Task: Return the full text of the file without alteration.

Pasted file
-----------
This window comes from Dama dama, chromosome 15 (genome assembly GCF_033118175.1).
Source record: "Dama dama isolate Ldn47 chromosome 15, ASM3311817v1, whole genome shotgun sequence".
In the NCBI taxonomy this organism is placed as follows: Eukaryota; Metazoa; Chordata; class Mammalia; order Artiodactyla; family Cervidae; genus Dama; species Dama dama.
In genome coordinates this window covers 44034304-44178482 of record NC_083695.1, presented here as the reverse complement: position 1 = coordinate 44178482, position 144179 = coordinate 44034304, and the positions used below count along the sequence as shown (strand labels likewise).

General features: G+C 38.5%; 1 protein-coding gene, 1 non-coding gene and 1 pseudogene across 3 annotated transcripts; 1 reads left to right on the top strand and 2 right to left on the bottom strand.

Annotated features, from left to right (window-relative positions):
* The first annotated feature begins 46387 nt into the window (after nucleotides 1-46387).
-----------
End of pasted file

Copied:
This window comes from Dama dama, chromosome 15 (genome assembly GCF_033118175.1).
Source record: "Dama dama isolate Ldn47 chromosome 15, ASM3311817v1, whole genome shotgun sequence".
In the NCBI taxonomy this organism is placed as follows: Eukaryota; Metazoa; Chordata; class Mammalia; order Artiodactyla; family Cervidae; genus Dama; species Dama dama.
In genome coordinates this window covers 44034304-44178482 of record NC_083695.1, presented here as the reverse complement: position 1 = coordinate 44178482, position 144179 = coordinate 44034304, and the positions used below count along the sequence as shown (strand labels likewise).

General features: G+C 38.5%; 1 protein-coding gene, 1 non-coding gene and 1 pseudogene across 3 annotated transcripts; 1 reads left to right on the top strand and 2 right to left on the bottom strand.

Annotated features, from left to right (window-relative positions):
* The first annotated feature begins 46387 nt into the window (after nucleotides 1-46387).